The stimulus package passed by Congress in February and signed by President Barack Obama provided a massive infusion of money to the Individuals with Disabilities Education Act: $12.2 billion to be exact.
According to an April 1, 2009, news release from the Education Department, "The IDEA funds under (the stimulus) will provide an unprecedented opportunity for states, (local educational agencies), and early intervention service providers to implement innovative strategies to improve outcomes for infants, toddlers, children, and youths with disabilities while stimulating the economy."
The stimulus is a one-time infusion of money, though, available for only two or three years, and the department's release says efforts will be made to "thoughtfully" invest the money to minimize the "funding cliff" when the stimulus money goes away.
While special education advocates hailed the stimulus funds for the IDEA, some are also wary of the government's long-term commitment.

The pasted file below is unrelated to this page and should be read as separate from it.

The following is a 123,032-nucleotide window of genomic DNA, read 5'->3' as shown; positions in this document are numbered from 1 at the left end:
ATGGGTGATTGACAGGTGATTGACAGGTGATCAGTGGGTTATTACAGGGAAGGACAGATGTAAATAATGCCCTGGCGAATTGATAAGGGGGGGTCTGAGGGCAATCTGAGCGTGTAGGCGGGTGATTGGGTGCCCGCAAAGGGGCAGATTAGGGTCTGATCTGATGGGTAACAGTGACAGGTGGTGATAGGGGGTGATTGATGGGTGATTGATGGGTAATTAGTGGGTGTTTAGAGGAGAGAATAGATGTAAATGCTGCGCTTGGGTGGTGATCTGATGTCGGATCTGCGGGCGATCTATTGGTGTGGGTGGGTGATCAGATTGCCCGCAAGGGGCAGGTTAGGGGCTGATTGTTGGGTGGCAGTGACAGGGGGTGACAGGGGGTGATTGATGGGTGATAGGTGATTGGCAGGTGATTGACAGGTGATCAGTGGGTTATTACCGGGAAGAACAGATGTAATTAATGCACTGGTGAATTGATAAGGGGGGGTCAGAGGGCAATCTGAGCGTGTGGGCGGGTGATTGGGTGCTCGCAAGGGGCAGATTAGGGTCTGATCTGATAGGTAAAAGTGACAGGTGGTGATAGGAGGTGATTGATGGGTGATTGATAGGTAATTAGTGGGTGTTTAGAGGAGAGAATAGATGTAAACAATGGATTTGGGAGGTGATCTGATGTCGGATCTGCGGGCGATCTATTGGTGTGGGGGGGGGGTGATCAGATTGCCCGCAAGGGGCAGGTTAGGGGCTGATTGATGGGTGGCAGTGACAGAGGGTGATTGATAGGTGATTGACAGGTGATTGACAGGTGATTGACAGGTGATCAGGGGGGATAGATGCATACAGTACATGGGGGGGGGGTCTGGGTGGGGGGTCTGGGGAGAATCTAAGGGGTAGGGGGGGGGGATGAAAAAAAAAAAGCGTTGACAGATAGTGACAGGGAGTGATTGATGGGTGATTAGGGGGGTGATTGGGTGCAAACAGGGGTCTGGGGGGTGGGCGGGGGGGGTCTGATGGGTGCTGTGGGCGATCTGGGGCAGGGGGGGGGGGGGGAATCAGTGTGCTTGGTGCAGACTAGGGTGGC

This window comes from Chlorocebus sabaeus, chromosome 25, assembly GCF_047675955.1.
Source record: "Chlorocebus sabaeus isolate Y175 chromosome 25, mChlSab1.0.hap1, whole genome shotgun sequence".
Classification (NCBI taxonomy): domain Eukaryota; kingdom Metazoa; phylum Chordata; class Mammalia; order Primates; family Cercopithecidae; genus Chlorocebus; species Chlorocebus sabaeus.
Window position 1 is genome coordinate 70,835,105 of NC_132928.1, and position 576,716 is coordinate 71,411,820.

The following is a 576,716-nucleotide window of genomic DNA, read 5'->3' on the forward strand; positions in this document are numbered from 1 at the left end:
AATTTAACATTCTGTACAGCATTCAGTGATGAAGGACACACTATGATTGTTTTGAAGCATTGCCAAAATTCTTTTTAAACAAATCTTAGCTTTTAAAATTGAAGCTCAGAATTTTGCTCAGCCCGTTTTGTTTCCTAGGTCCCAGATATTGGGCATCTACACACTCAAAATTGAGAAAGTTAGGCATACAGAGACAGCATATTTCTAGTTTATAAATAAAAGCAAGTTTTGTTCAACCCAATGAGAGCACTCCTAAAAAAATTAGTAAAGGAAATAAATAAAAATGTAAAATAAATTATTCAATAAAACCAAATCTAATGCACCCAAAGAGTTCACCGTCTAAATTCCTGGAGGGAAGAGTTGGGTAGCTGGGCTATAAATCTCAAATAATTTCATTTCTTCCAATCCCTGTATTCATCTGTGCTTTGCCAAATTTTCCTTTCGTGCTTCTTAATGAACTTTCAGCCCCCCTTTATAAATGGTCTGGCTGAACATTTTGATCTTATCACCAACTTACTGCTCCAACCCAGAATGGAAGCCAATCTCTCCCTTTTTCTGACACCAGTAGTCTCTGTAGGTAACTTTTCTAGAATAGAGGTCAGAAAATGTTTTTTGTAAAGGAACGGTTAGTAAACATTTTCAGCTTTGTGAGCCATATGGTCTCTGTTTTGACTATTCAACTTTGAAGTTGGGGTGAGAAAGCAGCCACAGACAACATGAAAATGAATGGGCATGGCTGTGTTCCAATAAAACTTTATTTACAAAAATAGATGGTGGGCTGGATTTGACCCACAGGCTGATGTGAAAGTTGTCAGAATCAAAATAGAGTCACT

Mary Watson, president of the Board of Directors of the National Association of State Directors of Special Education, testifying before a House education committee in March, expressed gratitude for the stimulus funds but said that while that money "will help states in the short term, our members and their local special education colleagues remain concerned about the long-term funding picture for IDEA."
Her fears were not allayed when the Obama administration proposed a 2010 budget that did not include any increase for the IDEA, but rather would keep the funding level at $12.57 billion.
In a June 1, 2009, story in the
Early Childhood Report,
Watson said, "We were certainly appreciative of the recovery funds, but we were hoping that there would be some consideration for 2010-2011 to start building for full funding for IDEA."
The same story notes that some legislators, at least, want to ensure that funding doesn't revert to current levels once the stimulus money runs out.
"I don't want to go back," said Sen. Tom Harkin, D-Iowa, chairman of the appropriations subcommittee with jurisdiction over education. "Once we've reached this plateau, I don't want to go back down."
Certainly, the stimulus money fulfilled Obama's promise in the short-term, and perhaps there is a plan to increase the yearly budgeted funding once the stimulus runs its course. But that still remains to be seen in future years budgets, and so we'll move this one to In the Works.